A water soluble dry gum adhesive is desirable from the standpoint that in its initial dry state, it is only moderately "tacky". Once it is treated with a reactant, in this case water, the adhesive dissolves. Eventually, the tackiness of the adhesive, with the reactant applied thereto, increases to facilitate bonding of the sheet material to each of the sewable material 14 and sheet 30. The sheet material 12 with the dry gum in its initial dry state can be easily handled without inadvertent sticking to itself and other objects.
It should be understood that the sheet material 12 can have a dry gum adhesive on one or both sides 36, 40. In FIGS. 8-11, the sheet material 12' is shown with a layer 42 of dry gum adhesive on one side 44 of the sheet material 12'. The other side 46 of the sheet material 12' can be adhered to either the surface 16 or sewable material 14 through another type of adhesive or through other suitable means. However, it is generally preferred that the dry gum adhesive be used on both sides 44, 46.
As shown in FIGS. 8-11, a reactant, in this case water 48, can be applied to the adhesive layer 42 through various means. In FIG. 8, a roller type sponge apparatus 50 is show. The apparatus 50 consists of a handle 52 defining an internal reservoir 54 for a supply of water 48. The reservoir 54 is in communication with a chamber 56 bounded by a shroud 58. The shroud 58 supports a sponge roller 60 which is rotatable about an axis defined by a shaft 62. In operation, water from the reservoir 54 communicates to the chamber 56 and is from there delivered to the sponge 60, which upon being rolled or translated against the layer 42, distributes a film of water 48 on the layer 42.
In FIG. 9, the water application is accomplished through a conventional paint brush 64.
In FIG. 10, a spray bottle 66 is utilized to spray a film of water 48 onto the layer 42.
In FIG. 11, a roller apparatus is shown at 68 with a rotatable, porous sleeve 70. The roller 68 has the construction of a conventional type paint roller which causes water 48 to be applied in a thin film as the roller 68 moves over and against the layer 42.
In a typical operation, as seen in FIGS. 1-3, 5 and 6, water 48 is applied to the adhesive layer 38 on the side 40 of the sheet material 12. In one form of the method, the water 48 is applied only selectively over the layer 38. For example, there is no need for the adhesive in the region of the sheet material 12 that will overlie the cutout 32 in the sheet 30. To assist placement of the water, various markings 72, 74, 76 can be provided on the sheet material 12. For example, the markings 72 include the words "wet here" to allow the operator to easily visibly discern the areas where the adhesive is to be treated with water. The marking 74 includes the words "do not wet" and identifies the region that will register with the cutout 32 with the sheet material 12 operatively connected to the support 18. The marking 76 consists of shading and/or frame lines to identify the precise strategic location of the adhesive that is to be treated with the reactant.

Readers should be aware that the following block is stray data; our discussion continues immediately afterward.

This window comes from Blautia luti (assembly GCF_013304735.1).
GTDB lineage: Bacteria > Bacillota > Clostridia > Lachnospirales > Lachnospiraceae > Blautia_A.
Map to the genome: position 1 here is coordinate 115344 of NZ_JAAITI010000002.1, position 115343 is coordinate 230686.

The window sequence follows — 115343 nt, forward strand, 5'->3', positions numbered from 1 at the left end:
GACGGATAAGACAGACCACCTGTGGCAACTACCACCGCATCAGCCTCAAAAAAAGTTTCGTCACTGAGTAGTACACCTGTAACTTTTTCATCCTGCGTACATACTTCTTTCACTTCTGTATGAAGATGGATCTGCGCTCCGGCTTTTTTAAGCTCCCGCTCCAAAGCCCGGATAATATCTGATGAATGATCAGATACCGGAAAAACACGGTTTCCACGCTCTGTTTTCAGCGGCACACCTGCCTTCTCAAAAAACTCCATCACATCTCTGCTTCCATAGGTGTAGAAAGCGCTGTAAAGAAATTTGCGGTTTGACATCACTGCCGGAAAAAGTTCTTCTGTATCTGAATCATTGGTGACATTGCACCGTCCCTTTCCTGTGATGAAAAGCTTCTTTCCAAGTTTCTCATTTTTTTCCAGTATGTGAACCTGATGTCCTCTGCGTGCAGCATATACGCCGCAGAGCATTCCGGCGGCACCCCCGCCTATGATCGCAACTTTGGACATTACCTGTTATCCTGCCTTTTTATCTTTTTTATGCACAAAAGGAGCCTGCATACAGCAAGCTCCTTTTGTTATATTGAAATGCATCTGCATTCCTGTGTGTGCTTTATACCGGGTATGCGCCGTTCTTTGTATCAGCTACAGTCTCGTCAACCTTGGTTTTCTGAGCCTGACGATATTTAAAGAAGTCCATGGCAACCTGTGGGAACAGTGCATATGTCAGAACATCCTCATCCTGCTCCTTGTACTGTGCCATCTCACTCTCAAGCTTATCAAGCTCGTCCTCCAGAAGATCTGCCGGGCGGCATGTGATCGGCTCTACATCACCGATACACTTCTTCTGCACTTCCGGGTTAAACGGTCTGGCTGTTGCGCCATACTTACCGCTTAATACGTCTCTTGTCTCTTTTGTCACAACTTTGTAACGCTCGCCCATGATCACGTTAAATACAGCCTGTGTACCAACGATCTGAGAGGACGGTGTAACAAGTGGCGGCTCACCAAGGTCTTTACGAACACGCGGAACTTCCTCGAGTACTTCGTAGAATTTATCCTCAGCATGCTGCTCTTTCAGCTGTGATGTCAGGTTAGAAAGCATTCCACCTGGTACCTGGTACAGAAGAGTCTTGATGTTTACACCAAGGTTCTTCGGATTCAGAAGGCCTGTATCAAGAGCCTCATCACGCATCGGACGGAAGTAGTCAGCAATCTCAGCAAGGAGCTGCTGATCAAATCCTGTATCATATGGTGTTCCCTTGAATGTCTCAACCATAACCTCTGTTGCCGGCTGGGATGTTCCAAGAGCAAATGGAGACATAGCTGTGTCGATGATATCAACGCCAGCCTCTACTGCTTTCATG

As an alternative, the adhesive itself could be applied on less than the entire area of the sheet side 40, as shown in FIG. 6, using the same markings 72, 74, 76 to facilitate application of the adhesive. With this arrangement, the amount of adhesive employed can be minimized. Excess water will not contact any adhesive in the region at 78.
Still further, by reason of not using adhesive in the region 78, the needle 24 can be controlled so as not to penetrate any adhesive in the region 78 on the sheet side 40. This minimizes the likelihood of fouling of the needle 24 in operation. However, with the dry gum in its initial dry state, the adhesive tends not to adhere and foul the needle 24.